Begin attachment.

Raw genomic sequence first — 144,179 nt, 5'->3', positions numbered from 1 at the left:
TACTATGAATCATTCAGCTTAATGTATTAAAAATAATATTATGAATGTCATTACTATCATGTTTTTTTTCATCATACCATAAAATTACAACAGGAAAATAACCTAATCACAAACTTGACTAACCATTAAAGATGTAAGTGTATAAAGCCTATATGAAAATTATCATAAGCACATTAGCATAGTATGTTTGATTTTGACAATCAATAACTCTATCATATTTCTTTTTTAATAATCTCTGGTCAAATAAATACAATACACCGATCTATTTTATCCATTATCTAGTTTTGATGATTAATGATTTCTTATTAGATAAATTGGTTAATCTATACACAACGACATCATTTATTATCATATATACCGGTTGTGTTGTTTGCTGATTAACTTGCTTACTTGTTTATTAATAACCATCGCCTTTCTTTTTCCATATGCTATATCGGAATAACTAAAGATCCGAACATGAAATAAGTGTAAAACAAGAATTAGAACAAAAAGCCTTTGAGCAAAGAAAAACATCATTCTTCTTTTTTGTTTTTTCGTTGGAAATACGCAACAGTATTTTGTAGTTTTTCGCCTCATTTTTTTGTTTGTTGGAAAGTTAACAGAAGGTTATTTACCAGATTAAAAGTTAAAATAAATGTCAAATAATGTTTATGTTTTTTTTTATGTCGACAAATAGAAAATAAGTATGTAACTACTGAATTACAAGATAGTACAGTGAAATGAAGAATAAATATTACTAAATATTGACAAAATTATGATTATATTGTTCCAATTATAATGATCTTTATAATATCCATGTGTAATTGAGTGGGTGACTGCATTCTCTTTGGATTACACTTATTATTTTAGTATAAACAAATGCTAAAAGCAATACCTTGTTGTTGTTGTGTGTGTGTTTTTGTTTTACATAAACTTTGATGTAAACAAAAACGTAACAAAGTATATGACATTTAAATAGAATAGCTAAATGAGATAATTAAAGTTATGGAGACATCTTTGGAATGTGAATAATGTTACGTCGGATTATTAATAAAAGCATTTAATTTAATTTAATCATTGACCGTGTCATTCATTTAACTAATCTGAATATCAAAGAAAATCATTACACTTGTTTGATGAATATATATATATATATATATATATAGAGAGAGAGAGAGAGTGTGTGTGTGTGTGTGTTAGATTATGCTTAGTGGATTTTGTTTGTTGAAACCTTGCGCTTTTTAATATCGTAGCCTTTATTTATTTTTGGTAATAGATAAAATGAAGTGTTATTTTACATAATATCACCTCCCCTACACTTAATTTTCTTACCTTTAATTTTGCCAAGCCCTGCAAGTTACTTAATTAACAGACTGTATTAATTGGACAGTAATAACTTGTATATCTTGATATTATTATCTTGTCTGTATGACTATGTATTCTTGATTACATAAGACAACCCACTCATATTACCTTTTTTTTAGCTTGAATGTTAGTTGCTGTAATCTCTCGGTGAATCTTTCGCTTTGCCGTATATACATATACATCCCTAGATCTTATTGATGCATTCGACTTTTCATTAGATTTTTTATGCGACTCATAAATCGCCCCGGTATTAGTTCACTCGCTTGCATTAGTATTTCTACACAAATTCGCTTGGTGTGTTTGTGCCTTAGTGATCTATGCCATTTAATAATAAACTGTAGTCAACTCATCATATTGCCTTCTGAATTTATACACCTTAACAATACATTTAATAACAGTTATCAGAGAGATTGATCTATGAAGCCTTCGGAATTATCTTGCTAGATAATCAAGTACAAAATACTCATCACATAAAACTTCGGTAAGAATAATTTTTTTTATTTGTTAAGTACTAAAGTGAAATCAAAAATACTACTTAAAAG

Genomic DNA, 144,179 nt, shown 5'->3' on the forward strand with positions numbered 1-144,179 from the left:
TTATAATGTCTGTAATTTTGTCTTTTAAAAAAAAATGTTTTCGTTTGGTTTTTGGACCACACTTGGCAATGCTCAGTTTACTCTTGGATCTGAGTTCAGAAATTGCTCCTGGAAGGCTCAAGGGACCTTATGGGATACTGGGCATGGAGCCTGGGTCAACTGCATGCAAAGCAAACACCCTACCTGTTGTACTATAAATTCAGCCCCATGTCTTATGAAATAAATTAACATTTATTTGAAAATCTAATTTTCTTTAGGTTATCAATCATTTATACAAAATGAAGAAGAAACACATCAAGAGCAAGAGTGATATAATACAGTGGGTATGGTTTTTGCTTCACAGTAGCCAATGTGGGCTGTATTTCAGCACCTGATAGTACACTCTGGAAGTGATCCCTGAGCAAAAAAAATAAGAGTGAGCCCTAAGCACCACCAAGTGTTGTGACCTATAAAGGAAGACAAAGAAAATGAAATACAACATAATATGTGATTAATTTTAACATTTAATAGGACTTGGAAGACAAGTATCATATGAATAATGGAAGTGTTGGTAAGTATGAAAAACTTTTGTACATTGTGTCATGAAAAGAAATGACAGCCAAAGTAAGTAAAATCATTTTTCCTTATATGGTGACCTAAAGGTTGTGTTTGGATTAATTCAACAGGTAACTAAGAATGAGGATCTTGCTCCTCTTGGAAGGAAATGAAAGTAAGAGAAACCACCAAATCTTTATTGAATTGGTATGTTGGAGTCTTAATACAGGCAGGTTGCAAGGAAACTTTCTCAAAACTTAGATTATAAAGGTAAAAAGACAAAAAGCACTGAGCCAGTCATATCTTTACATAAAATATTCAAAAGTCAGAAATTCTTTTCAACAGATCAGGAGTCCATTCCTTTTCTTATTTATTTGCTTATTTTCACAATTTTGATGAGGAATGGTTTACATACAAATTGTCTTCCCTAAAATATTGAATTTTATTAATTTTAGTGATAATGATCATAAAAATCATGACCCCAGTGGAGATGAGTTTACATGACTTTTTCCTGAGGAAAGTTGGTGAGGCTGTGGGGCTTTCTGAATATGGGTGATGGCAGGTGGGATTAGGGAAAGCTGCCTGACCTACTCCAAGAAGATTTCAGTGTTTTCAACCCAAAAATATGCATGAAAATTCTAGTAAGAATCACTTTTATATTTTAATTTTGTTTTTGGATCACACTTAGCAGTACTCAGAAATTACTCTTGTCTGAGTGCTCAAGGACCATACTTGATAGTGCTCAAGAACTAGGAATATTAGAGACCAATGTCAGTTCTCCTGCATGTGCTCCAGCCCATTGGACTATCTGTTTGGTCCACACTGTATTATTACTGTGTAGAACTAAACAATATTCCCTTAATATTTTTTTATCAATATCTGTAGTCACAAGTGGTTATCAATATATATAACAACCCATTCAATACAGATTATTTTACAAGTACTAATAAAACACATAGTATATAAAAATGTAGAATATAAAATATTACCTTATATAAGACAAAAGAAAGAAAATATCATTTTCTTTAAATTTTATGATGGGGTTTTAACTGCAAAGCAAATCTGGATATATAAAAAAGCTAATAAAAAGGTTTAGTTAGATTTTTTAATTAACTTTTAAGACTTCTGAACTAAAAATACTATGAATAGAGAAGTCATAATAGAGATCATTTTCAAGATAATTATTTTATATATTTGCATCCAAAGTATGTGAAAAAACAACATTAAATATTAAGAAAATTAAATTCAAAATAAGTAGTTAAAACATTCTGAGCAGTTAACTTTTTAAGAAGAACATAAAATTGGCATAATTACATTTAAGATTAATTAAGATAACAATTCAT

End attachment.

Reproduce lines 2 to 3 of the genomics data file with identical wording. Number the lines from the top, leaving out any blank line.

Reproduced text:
TACTATGAATCATTCAGCTTAATGTATTAAAAATAATATTATGAATGTCATTACTATCATGTTTTTTTTCATCATACCATAAAATTACAACAGGAAAATAACCTAATCACAAACTTGACTAACCATTAAAGATGTAAGTGTATAAAGCCTATATGAAAATTATCATAAGCACATTAGCATAGTATGTTTGATTTTGACAATCAATAACTCTATCATATTTCTTTTTTAATAATCTCTGGTCAAATAAATACAATACACCGATCTATTTTATCCATTATCTAGTTTTGATGATTAATGATTTCTTATTAGATAAATTGGTTAATCTATACACAACGACATCATTTATTATCATATATACCGGTTGTGTTGTTTGCTGATTAACTTGCTTACTTGTTTATTAATAACCATCGCCTTTCTTTTTCCATATGCTATATCGGAATAACTAAAGATCCGAACATGAAATAAGTGTAAAACAAGAATTAGAACAAAAAGCCTTTGAGCAAAGAAAAACATCATTCTTCTTTTTTGTTTTTTCGTTGGAAATACGCAACAGTATTTTGTAGTTTTTCGCCTCATTTTTTTGTTTGTTGGAAAGTTAACAGAAGGTTATTTACCAGATTAAAAGTTAAAATAAATGTCAAATAATGTTTATGTTTTTTTTTATGTCGACAAATAGAAAATAAGTATGTAACTACTGAATTACAAGATAGTACAGTGAAATGAAGAATAAATATTACTAAATATTGACAAAATTATGATTATATTGTTCCAATTATAATGATCTTTATAATATCCATGTGTAATTGAGTGGGTGACTGCATTCTCTTTGGATTACACTTATTATTTTAGTATAAACAAATGCTAAAAGCAATACCTTGTTGTTGTTGTGTGTGTGTTTTTGTTTTACATAAACTTTGATGTAAACAAAAACGTAACAAAGTATATGACATTTAAATAGAATAGCTAAATGAGATAATTAAAGTTATGGAGACATCTTTGGAATGTGAATAATGTTACGTCGGATTATTAATAAAAGCATTTAATTTAATTTAATCATTGACCGTGTCATTCATTTAACTAATCTGAATATCAAAGAAAATCATTACACTTGTTTGATGAATATATATATATATATATATATATAGAGAGAGAGAGAGAGTGTGTGTGTGTGTGTGTTAGATTATGCTTAGTGGATTTTGTTTGTTGAAACCTTGCGCTTTTTAATATCGTAGCCTTTATTTATTTTTGGTAATAGATAAAATGAAGTGTTATTTTACATAATATCACCTCCCCTACACTTAATTTTCTTACCTTTAATTTTGCCAAGCCCTGCAAGTTACTTAATTAACAGACTGTATTAATTGGACAGTAATAACTTGTATATCTTGATATTATTATCTTGTCTGTATGACTATGTATTCTTGATTACATAAGACAACCCACTCATATTACCTTTTTTTTAGCTTGAATGTTAGTTGCTGTAATCTCTCGGTGAATCTTTCGCTTTGCCGTATATACATATACATCCCTAGATCTTATTGATGCATTCGACTTTTCATTAGATTTTTTATGCGACTCATAAATCGCCCCGGTATTAGTTCACTCGCTTGCATTAGTATTTCTACACAAATTCGCTTGGTGTGTTTGTGCCTTAGTGATCTATGCCATTTAATAATAAACTGTAGTCAACTCATCATATTGCCTTCTGAATTTATACACCTTAACAATACATTTAATAACAGTTATCAGAGAGATTGATCTATGAAGCCTTCGGAATTATCTTGCTAGATAATCAAGTACAAAATACTCATCACATAAAACTTCGGTAAGAATAATTTTTTTTATTTGTTAAGTACTAAAGTGAAATCAAAAATACTACTTAAAAG

Genomic DNA, 144,179 nt, shown 5'->3' on the forward strand with positions numbered 1-144,179 from the left: